Ben Spies is proving to be a very quick learner at Assen, taking provisional pole in the first qualifying session at the Assen round of World Superbikes. Once again it was Max Neukirchner who as fastest for much of the session, though Spies was up to speed much quicker on his second session on the track. Neukirchner eventually ended the session down in 7th spot.
Assen, The Netherlands
The first session of free practice for the World Supersport class at Assen saw Joan Lascorz top the timesheets. Lascorz took over the top spot from British rider Cal Crutchlow two-thirds of the way through the session. Fellow Yamaha rider Michele Pirro set the 3rd fastest time, just ahead of Parkalgar Honda's Eugene Laverty.
Results of World Supersport FP1:
Assen has not been kind to John Hopkins. The last time Hopper visited the Dutch track, a huge crash saw him smash his leg and ruled him out of racing for two races, and the injury left him struggling for form and riding in pain for virtually the rest of the season. To add insult to injury, the American lost his ride for the 2009 season when Kawasaki pulled the plug on its MotoGP operation.
His fortunes looked to have revived after Hopkins found a new home in World Superbikes with the Stiggy Racing team. His first races on the bike were solid, given that he had spent just a few hours on the bike, and was up against a host of riders who were on their third race of the season.
But his revival has been short-lived. After just four laps of the first session of free practice for the World Superbike round at Assen, Hopkins had a huge crash, injuring himself badly enough to be transported to a local hospital. The doctors there found he had suffered a badly dislocated hip, an injury painful enough to rule him out of racing this weekend. The team has not confirmed that he will not be taking part in Sunday's races, but a team spokesperson told MotoGPMatters.com that Hopkins was in so much pain that he is highly unlikely to be taking part.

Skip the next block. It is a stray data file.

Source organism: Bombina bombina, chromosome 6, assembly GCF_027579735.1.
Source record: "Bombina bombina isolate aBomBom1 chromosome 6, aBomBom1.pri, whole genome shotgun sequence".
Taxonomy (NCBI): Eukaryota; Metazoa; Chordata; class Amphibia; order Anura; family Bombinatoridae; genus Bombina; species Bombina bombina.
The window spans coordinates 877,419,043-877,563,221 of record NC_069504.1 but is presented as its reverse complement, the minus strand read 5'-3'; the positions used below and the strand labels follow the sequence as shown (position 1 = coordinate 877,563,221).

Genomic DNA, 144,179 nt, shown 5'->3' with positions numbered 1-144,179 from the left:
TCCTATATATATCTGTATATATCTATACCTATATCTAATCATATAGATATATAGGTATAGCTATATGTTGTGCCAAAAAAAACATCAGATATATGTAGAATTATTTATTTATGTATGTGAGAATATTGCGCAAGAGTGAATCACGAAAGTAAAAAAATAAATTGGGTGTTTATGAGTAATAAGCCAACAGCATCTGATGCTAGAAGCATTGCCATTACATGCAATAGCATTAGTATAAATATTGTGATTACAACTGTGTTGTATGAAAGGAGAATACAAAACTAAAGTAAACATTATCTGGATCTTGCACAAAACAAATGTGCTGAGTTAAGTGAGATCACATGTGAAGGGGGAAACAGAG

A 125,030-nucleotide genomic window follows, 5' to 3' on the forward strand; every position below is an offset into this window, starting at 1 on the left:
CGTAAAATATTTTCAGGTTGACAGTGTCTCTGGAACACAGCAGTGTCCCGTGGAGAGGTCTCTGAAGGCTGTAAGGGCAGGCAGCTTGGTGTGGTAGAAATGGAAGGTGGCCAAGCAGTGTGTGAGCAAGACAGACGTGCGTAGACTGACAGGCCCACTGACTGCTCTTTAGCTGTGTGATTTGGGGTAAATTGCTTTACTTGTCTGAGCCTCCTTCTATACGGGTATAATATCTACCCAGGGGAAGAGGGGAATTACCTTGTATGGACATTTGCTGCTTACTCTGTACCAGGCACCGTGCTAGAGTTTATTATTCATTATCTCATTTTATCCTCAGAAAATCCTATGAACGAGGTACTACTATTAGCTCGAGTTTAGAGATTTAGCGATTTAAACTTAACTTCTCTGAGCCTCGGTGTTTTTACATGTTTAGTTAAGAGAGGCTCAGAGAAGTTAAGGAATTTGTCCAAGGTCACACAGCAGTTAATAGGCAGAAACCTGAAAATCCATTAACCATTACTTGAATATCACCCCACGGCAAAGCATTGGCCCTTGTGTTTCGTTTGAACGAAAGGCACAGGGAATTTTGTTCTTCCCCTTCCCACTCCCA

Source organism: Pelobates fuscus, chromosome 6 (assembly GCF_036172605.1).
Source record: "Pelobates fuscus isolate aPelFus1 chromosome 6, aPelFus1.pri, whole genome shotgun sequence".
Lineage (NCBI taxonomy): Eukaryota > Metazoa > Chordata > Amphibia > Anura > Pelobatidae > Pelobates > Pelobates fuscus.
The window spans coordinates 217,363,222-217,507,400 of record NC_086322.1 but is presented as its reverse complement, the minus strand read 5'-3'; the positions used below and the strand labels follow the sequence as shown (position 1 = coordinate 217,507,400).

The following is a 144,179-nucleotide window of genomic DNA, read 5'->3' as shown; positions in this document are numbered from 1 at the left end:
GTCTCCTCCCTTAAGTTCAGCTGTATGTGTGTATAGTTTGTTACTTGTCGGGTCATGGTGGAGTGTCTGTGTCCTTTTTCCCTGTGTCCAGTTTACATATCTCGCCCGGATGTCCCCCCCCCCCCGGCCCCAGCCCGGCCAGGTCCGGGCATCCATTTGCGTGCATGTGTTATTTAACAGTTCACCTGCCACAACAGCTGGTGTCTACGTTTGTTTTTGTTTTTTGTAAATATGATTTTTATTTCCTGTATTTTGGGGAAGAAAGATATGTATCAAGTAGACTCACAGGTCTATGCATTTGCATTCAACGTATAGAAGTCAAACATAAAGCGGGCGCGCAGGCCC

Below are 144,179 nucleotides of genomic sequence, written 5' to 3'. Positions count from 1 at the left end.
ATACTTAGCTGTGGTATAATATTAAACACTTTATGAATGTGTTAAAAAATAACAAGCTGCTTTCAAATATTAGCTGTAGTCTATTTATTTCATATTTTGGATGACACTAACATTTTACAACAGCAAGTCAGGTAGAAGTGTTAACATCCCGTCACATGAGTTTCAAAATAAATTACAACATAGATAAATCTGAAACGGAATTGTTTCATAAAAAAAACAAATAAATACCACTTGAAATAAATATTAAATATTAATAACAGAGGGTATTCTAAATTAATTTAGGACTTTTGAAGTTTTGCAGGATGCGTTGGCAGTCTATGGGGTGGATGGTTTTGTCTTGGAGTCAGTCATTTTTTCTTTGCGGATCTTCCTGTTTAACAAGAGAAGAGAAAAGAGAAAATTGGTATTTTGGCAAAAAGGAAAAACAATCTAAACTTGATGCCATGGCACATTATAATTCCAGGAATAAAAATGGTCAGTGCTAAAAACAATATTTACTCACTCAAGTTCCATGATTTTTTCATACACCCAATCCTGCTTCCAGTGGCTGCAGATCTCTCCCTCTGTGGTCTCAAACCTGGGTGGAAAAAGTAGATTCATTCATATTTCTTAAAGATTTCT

The silver lining for Hopkins is that he didn't break any bones in the crash. It is as yet unknown whether he will be fit in time for the next round of World Superbikes at Monza on May 8th.
The first session of free practice has just been run for the World Superbike machines, and Ben Spies set the fastest time at his first attempt. He took all session to get to the top, but an impressive session nonetheless. Noriyuki Haga and Max Neukirchner had swapped the top spot prior to Spies taking charge.
As a rule, the official pre-race media events on both World Superbike and MotoGP tend to be rather bloodless, even dull affairs. A select group of big name riders participate in a local tradition in a picturesque setting, as a tribute to the culture of the country the series is visiting, and to help publicize the race. In Valencia the riders helped cook a giant Paella dish, and in Qatar, they rode camels.
Normally, when visiting Assen, the organizers would try to do something typically Dutch and eminently forgettable, such as visit a wooden shoe factory or a windmill, or go and watch cheese being produced. Fortunately, this year the organizers of the World Superbike round at Assen came up with something a little less obvious, and far more entertaining: They organized a Solex race through the streets of the city of Assen. The Solex - a type of moped with a small petrol engine mounted directly over the front wheel, which it drives using a rubber wheel - has a cult following in Holland, after becoming vehicle of choice for Holland's first '60s youth cult, the Nozems. So the bikes are still hugely popular, and a surprisingly common site on the streets and cycle paths of Dutch cities.
The atmosphere of the Solex race was heightened by dressing the riders - Noriyuki Haga, Ben Spies, Johnny Rea and local Supersport men Barry Veneman and Arie Vos - in 1960s helmets and full-length leather overcoats. And luckily for us, the Dutch motorcycling blog Oliepeil was there to capture the whole occasion on film:
The World Superbike series completes its spring migration this weekend, reaching the most northerly point of the season, after starting at its most southerly point just three races ago. For the teams and riders of the series are gathering at Assen, to do battle on the emasculated version of what was once called the Cathedral of Racing.